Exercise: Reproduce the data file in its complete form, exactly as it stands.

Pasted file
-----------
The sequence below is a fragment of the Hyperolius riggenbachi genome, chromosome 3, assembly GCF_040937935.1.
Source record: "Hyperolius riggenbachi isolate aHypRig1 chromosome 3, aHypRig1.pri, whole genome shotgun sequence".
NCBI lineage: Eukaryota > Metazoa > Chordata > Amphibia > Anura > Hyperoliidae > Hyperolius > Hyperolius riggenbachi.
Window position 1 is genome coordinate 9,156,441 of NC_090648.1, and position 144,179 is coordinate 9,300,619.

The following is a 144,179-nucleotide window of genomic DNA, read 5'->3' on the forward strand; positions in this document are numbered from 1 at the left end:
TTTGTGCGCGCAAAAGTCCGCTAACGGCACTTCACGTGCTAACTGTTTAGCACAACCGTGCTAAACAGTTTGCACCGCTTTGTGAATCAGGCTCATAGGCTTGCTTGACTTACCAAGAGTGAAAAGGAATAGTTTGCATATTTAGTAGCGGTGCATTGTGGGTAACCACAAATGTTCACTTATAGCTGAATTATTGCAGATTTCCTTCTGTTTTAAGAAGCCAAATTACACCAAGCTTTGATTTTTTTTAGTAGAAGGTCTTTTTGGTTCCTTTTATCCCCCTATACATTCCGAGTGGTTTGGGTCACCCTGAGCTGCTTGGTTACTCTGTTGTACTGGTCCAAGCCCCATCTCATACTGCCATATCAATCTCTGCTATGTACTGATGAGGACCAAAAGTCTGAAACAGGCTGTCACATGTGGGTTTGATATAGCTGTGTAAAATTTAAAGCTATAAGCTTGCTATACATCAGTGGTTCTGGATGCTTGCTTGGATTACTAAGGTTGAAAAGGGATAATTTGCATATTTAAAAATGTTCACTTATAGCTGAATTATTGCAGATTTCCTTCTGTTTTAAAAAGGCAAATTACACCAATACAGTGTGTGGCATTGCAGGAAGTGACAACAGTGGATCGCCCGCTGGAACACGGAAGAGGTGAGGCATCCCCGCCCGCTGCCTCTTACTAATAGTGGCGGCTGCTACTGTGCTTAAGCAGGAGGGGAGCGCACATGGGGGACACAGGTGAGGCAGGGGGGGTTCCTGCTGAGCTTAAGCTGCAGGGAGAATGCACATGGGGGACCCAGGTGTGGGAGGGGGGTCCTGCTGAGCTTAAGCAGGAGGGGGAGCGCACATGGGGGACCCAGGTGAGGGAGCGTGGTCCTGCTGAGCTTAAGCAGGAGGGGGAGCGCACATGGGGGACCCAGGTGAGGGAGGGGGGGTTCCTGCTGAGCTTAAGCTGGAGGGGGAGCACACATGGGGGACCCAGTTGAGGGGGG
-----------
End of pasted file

The sequence below is a fragment of the Hyperolius riggenbachi genome, chromosome 3, assembly GCF_040937935.1.
Source record: "Hyperolius riggenbachi isolate aHypRig1 chromosome 3, aHypRig1.pri, whole genome shotgun sequence".
NCBI lineage: Eukaryota > Metazoa > Chordata > Amphibia > Anura > Hyperoliidae > Hyperolius > Hyperolius riggenbachi.
Window position 1 is genome coordinate 9,156,441 of NC_090648.1, and position 144,179 is coordinate 9,300,619.

The following is a 144,179-nucleotide window of genomic DNA, read 5'->3' on the forward strand; positions in this document are numbered from 1 at the left end:
TTTGTGCGCGCAAAAGTCCGCTAACGGCACTTCACGTGCTAACTGTTTAGCACAACCGTGCTAAACAGTTTGCACCGCTTTGTGAATCAGGCTCATAGGCTTGCTTGACTTACCAAGAGTGAAAAGGAATAGTTTGCATATTTAGTAGCGGTGCATTGTGGGTAACCACAAATGTTCACTTATAGCTGAATTATTGCAGATTTCCTTCTGTTTTAAGAAGCCAAATTACACCAAGCTTTGATTTTTTTTAGTAGAAGGTCTTTTTGGTTCCTTTTATCCCCCTATACATTCCGAGTGGTTTGGGTCACCCTGAGCTGCTTGGTTACTCTGTTGTACTGGTCCAAGCCCCATCTCATACTGCCATATCAATCTCTGCTATGTACTGATGAGGACCAAAAGTCTGAAACAGGCTGTCACATGTGGGTTTGATATAGCTGTGTAAAATTTAAAGCTATAAGCTTGCTATACATCAGTGGTTCTGGATGCTTGCTTGGATTACTAAGGTTGAAAAGGGATAATTTGCATATTTAAAAATGTTCACTTATAGCTGAATTATTGCAGATTTCCTTCTGTTTTAAAAAGGCAAATTACACCAATACAGTGTGTGGCATTGCAGGAAGTGACAACAGTGGATCGCCCGCTGGAACACGGAAGAGGTGAGGCATCCCCGCCCGCTGCCTCTTACTAATAGTGGCGGCTGCTACTGTGCTTAAGCAGGAGGGGAGCGCACATGGGGGACACAGGTGAGGCAGGGGGGGTTCCTGCTGAGCTTAAGCTGCAGGGAGAATGCACATGGGGGACCCAGGTGTGGGAGGGGGGTCCTGCTGAGCTTAAGCAGGAGGGGGAGCGCACATGGGGGACCCAGGTGAGGGAGCGTGGTCCTGCTGAGCTTAAGCAGGAGGGGGAGCGCACATGGGGGACCCAGGTGAGGGAGGGGGGGTTCCTGCTGAGCTTAAGCTGGAGGGGGAGCACACATGGGGGACCCAGTTGAGGGGGG